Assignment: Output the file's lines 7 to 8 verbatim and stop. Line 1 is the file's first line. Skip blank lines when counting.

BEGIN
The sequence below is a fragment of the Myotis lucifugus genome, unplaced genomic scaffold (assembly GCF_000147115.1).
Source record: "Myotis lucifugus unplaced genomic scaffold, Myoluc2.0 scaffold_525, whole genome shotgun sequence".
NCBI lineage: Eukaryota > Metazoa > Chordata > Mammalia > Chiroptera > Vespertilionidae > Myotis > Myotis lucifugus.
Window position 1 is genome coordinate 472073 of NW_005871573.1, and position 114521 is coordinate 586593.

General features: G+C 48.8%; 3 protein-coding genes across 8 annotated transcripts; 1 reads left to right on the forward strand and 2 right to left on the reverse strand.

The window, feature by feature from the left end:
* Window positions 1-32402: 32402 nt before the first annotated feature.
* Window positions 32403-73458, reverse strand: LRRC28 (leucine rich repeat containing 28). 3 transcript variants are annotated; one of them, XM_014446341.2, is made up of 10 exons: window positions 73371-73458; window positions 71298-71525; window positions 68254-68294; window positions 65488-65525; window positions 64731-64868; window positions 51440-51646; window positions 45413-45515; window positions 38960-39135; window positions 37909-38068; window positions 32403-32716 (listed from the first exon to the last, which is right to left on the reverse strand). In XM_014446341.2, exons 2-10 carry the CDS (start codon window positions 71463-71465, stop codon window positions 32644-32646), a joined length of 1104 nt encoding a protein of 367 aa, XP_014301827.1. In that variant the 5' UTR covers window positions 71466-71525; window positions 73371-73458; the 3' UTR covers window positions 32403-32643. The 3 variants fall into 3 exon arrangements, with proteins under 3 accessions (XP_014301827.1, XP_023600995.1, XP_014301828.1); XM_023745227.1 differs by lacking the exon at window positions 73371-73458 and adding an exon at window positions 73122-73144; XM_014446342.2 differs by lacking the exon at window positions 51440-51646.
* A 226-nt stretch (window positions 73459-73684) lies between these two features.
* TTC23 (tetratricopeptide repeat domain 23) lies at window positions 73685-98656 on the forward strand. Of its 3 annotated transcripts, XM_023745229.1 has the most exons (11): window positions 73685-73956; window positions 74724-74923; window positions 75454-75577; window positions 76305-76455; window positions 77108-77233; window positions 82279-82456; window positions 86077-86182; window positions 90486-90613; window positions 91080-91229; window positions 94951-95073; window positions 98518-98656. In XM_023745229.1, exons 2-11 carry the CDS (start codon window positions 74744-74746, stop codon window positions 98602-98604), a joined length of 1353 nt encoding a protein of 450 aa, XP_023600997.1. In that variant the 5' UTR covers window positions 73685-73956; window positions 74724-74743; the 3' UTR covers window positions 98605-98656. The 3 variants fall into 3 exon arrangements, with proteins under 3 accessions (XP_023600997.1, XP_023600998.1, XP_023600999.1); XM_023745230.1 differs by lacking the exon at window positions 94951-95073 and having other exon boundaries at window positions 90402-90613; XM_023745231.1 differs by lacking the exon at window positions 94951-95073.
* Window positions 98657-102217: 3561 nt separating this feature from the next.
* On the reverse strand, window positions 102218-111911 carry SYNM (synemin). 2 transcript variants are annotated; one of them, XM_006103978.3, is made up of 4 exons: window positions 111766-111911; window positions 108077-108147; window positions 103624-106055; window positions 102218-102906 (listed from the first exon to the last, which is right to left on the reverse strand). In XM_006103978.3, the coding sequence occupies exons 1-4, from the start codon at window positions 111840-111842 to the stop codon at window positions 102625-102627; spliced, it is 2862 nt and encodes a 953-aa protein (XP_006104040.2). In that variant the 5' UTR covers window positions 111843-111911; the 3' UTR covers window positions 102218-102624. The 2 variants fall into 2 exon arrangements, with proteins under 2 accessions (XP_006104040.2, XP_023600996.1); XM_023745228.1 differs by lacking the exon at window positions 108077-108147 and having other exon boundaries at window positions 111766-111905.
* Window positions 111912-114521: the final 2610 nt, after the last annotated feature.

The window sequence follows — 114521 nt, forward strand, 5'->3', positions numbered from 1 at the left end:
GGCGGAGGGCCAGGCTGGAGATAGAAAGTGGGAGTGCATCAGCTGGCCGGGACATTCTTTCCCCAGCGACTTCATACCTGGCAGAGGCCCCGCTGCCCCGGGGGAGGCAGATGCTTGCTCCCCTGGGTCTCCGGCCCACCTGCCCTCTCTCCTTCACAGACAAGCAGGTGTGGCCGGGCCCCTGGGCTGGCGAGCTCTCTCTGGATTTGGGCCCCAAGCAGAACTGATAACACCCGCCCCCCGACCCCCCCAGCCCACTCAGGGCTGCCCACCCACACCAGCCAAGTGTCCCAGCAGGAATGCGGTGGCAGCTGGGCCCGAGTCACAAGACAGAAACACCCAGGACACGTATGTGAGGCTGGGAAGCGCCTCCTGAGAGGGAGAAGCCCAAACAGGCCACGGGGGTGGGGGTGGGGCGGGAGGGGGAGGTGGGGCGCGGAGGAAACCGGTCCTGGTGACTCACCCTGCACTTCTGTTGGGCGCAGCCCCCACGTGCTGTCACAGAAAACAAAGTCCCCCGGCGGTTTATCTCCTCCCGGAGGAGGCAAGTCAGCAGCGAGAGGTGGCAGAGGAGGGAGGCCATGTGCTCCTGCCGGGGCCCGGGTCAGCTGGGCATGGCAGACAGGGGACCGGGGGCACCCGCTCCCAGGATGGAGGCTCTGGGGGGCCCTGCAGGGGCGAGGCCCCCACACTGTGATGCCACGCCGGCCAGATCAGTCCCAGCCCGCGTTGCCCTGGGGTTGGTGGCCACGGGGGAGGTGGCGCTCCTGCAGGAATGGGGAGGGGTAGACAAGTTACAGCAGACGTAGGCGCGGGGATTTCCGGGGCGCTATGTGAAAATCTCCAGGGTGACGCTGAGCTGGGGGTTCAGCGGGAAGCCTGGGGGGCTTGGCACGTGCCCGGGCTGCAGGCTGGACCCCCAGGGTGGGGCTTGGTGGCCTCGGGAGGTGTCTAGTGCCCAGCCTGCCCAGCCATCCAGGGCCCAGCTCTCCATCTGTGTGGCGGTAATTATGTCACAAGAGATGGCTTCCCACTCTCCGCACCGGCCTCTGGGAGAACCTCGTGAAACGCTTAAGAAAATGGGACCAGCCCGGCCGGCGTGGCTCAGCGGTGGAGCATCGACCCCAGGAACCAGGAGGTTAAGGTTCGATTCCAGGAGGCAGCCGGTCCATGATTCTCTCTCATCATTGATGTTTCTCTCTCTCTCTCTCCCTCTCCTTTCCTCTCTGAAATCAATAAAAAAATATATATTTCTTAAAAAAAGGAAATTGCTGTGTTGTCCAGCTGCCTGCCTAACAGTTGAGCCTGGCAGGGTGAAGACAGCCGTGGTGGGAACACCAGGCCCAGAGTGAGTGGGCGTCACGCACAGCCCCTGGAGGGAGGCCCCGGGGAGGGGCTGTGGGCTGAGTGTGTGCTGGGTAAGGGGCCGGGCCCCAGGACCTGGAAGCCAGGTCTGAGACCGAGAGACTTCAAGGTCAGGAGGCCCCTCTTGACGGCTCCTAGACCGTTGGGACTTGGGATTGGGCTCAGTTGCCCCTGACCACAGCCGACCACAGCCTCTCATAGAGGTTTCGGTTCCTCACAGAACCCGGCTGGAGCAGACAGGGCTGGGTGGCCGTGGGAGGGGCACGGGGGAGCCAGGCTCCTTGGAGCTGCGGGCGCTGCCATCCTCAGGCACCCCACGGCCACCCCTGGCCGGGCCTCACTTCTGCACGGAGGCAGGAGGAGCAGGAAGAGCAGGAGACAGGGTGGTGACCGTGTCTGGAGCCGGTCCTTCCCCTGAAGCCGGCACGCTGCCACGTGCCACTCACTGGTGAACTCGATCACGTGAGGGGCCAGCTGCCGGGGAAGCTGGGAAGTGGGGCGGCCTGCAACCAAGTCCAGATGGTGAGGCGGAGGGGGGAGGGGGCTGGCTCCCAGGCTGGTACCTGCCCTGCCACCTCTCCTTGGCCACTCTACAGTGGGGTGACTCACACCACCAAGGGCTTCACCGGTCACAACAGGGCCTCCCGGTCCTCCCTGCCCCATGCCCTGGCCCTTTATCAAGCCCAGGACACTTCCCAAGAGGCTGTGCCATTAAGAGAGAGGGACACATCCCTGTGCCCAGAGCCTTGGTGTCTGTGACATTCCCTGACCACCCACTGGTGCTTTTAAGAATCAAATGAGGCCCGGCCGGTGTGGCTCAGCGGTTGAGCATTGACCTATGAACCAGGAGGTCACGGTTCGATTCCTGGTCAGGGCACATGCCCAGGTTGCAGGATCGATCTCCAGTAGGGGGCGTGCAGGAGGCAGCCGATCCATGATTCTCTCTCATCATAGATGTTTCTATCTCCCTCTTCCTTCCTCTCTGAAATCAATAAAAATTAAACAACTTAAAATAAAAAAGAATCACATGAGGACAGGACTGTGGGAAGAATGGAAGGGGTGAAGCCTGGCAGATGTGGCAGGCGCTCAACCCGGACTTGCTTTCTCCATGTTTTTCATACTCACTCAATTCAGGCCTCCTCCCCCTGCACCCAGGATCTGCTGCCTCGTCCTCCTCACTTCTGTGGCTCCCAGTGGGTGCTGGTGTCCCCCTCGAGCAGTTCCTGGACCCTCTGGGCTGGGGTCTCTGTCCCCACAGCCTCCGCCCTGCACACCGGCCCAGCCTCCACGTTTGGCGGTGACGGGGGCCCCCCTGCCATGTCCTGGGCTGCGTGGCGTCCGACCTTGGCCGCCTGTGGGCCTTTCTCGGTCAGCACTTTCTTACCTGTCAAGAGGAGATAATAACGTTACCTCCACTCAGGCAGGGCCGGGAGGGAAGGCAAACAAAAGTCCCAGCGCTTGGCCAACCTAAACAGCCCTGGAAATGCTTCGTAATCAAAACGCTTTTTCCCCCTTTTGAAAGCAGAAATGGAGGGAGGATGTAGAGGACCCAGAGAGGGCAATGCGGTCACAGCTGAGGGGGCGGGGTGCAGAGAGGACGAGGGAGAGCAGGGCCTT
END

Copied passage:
* Window positions 1-32402: 32402 nt before the first annotated feature.
* Window positions 32403-73458, reverse strand: LRRC28 (leucine rich repeat containing 28). 3 transcript variants are annotated; one of them, XM_014446341.2, is made up of 10 exons: window positions 73371-73458; window positions 71298-71525; window positions 68254-68294; window positions 65488-65525; window positions 64731-64868; window positions 51440-51646; window positions 45413-45515; window positions 38960-39135; window positions 37909-38068; window positions 32403-32716 (listed from the first exon to the last, which is right to left on the reverse strand). In XM_014446341.2, exons 2-10 carry the CDS (start codon window positions 71463-71465, stop codon window positions 32644-32646), a joined length of 1104 nt encoding a protein of 367 aa, XP_014301827.1. In that variant the 5' UTR covers window positions 71466-71525; window positions 73371-73458; the 3' UTR covers window positions 32403-32643. The 3 variants fall into 3 exon arrangements, with proteins under 3 accessions (XP_014301827.1, XP_023600995.1, XP_014301828.1); XM_023745227.1 differs by lacking the exon at window positions 73371-73458 and adding an exon at window positions 73122-73144; XM_014446342.2 differs by lacking the exon at window positions 51440-51646.